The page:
Others felt that Stella was guilty not just of semantic confusion but also of facile showmanship. The New Criterion fulminated: “Beneath the calculated circus glitz there is very little of aesthetic substance in Stella’s reliefs: they claim our attention primarily not as works of art but as exotic optical curiosities. That their novelty and interest tends to fade quickly on re-viewing is a sure sign of their aesthetic poverty.”
Though the Whitney’s director, Adam Weinberg, and Michael Auping, chief curator of the Museum of Modern Art of Fort Worth, organised the current show, Stella had a free enough hand to make an argument of his own: that both the early funereal canvases and the freedom he experienced later on belonged to the same lineage of abstraction. “I would look at my paintings and say, ‘OK, where does that stand next to a de Kooning or a Kline?’” he said recently. “I wouldn’t have been an artist if it weren’t for Abstract Expressionism. That’s what I wanted to be.”
I find that statement difficult to accept as a caption to his whole trajectory, which was far more discontinuous than he makes it seem. The black paintings reject outright Ab Ex’s freewheeling effusions, and the pyrotechnics of the following decades had little to do with the black paintings. Yes, his work from the 1980s has the feel of de Koonings that have burst out of two dimensions into three. But the truth is that Stella turned on himself. He abandoned the parched fundamentals of his early work and gulped down colour, joy and fun. If the later pieces are so disreputable today, it may be because the market favours homogeneity, purity and, above all, recognisability. The early “Abajo”, a pinstriped sheet of taupe resembling a strip of corrugated cardboard, sold at Christies for $6.6m in 2014. The more recent baroque effusions of coloured steel can be had for a tenth of that.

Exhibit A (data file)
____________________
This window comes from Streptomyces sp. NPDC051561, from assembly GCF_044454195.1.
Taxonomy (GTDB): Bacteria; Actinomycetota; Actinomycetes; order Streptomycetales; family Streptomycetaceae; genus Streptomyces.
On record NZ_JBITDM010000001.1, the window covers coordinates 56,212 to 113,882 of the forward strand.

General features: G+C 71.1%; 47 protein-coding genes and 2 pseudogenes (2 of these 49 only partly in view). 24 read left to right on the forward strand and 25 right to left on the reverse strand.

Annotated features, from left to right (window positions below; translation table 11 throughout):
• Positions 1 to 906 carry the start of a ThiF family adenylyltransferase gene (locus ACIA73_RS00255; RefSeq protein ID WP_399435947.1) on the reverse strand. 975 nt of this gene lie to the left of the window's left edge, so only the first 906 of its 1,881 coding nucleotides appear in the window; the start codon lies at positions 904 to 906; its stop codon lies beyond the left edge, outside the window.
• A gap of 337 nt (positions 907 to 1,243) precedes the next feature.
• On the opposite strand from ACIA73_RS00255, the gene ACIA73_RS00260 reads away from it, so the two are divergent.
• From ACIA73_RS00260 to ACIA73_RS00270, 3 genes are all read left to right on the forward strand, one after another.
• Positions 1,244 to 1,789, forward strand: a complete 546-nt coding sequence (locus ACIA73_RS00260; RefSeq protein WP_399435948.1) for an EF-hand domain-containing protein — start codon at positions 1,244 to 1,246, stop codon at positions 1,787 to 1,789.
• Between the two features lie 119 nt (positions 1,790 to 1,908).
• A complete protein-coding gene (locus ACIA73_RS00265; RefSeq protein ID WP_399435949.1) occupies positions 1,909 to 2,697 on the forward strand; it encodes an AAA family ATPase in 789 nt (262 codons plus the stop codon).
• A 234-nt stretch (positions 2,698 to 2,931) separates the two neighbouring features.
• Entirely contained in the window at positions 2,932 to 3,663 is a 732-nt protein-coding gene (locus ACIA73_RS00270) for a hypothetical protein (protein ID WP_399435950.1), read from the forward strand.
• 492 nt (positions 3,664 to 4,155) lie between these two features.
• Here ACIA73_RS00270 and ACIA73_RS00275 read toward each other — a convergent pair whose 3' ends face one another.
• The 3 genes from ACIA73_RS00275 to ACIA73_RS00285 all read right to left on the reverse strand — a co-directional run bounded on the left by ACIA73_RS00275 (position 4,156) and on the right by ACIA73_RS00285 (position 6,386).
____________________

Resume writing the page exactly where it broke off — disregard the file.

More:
Stella uses the Whitney to let time fold back on itself and hide the fissures in his development, as well as his recent decline. The show opens with a 40-foot acrylic painting, “The Earthquake in Chile” (1999), a clotted and sentimental summary of nearly every idea Stella ever had. The inspiration is a story by the early 19th-century German writer Heinrich von Kleist, who wrestled with extremes of Enlightenment rationalism and Romanticism’s emotional violence. Stella seems to identify with Kleist; he too whips between logic and wildness, making enemies on both sides of the divide.
It’s a measure of Stella’s limitations that his changes of style remain a “problem” after all these years. The concurrent Picasso sculpture show at MoMA similarly veers between periods of sobriety and giddiness, but there all tensions melt in the crucible of that phenomenal imagination. Stella can deny his breakthroughs and 180s, and he can try mightily to persuade the Whitney’s public that he has been steadily chipping away at the same life-long project, but he still seems like an artist permanently at war with himself.
Until February 7, whitney.org